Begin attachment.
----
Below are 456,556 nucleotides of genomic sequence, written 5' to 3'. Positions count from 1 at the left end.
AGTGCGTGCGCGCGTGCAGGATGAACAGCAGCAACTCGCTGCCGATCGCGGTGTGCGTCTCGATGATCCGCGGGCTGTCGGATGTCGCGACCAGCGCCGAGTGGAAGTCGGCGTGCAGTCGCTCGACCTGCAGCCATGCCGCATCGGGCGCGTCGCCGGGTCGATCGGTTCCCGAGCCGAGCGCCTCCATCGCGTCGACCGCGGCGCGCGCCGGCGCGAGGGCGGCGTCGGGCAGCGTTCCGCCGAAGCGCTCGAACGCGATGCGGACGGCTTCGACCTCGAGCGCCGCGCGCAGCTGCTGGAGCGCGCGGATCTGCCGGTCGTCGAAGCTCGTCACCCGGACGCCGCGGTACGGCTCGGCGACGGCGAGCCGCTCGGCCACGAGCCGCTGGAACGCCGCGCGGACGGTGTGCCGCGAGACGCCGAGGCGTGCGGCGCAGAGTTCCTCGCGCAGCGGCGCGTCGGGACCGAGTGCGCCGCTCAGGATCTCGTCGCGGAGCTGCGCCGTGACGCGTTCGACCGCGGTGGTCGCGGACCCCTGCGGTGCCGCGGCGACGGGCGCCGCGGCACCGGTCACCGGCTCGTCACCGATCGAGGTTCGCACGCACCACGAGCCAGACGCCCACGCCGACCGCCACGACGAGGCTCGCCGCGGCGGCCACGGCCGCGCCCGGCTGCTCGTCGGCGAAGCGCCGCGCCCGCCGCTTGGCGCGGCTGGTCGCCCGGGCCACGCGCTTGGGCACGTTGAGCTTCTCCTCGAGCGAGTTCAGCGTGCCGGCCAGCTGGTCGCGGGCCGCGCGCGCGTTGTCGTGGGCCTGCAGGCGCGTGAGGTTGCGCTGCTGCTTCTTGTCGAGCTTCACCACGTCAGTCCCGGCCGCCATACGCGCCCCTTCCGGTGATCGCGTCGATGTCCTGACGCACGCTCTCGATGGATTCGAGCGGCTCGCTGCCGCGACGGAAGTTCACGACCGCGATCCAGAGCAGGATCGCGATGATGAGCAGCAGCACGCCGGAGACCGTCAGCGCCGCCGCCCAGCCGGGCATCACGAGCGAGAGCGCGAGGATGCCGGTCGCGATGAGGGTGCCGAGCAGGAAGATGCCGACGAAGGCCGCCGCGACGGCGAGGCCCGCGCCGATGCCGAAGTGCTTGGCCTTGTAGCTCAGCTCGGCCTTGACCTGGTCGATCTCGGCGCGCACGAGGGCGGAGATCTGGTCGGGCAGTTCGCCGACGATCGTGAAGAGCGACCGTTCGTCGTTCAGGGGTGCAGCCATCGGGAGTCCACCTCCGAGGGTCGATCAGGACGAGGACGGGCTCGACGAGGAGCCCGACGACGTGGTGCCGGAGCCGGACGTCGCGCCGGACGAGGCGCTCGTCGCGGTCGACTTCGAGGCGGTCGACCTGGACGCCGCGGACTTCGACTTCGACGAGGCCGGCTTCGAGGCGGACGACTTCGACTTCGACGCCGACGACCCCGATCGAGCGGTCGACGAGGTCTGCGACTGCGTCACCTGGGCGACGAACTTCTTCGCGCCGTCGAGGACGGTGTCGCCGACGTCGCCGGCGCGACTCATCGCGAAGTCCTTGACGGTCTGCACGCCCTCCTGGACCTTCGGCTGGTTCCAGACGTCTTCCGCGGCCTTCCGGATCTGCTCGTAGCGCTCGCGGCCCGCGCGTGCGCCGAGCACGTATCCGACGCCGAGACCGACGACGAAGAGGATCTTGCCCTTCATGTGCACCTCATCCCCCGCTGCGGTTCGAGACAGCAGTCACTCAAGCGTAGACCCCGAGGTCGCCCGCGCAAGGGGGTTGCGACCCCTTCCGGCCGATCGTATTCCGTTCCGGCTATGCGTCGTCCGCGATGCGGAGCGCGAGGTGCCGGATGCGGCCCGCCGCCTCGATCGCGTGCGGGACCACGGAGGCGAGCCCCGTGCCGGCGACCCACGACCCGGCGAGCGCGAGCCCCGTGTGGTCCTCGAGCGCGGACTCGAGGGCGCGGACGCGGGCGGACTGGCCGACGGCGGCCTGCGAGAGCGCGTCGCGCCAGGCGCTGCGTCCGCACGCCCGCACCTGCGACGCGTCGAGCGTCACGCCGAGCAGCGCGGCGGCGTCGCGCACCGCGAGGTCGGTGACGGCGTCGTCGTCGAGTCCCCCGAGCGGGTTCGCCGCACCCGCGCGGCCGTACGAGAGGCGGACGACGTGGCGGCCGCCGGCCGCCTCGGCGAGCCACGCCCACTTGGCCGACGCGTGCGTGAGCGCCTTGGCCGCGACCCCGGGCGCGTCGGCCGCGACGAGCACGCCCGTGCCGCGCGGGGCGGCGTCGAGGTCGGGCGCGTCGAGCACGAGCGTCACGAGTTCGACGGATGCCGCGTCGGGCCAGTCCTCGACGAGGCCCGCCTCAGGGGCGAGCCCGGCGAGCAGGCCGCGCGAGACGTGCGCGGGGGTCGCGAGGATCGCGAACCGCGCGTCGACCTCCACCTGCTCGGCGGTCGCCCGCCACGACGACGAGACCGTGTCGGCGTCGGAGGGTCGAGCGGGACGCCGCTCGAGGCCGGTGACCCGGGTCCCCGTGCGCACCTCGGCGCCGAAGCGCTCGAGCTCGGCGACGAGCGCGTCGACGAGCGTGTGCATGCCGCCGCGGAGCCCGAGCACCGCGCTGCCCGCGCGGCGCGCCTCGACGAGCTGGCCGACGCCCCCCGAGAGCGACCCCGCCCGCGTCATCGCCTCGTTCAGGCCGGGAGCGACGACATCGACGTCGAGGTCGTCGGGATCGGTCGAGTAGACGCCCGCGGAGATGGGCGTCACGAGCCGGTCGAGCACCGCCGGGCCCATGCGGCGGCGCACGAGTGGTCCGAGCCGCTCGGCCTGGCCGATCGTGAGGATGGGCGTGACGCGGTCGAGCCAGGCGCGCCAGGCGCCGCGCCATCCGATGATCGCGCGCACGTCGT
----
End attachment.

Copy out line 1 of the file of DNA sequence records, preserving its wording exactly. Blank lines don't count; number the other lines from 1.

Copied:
Below are 456,556 nucleotides of genomic sequence, written 5' to 3'. Positions count from 1 at the left end.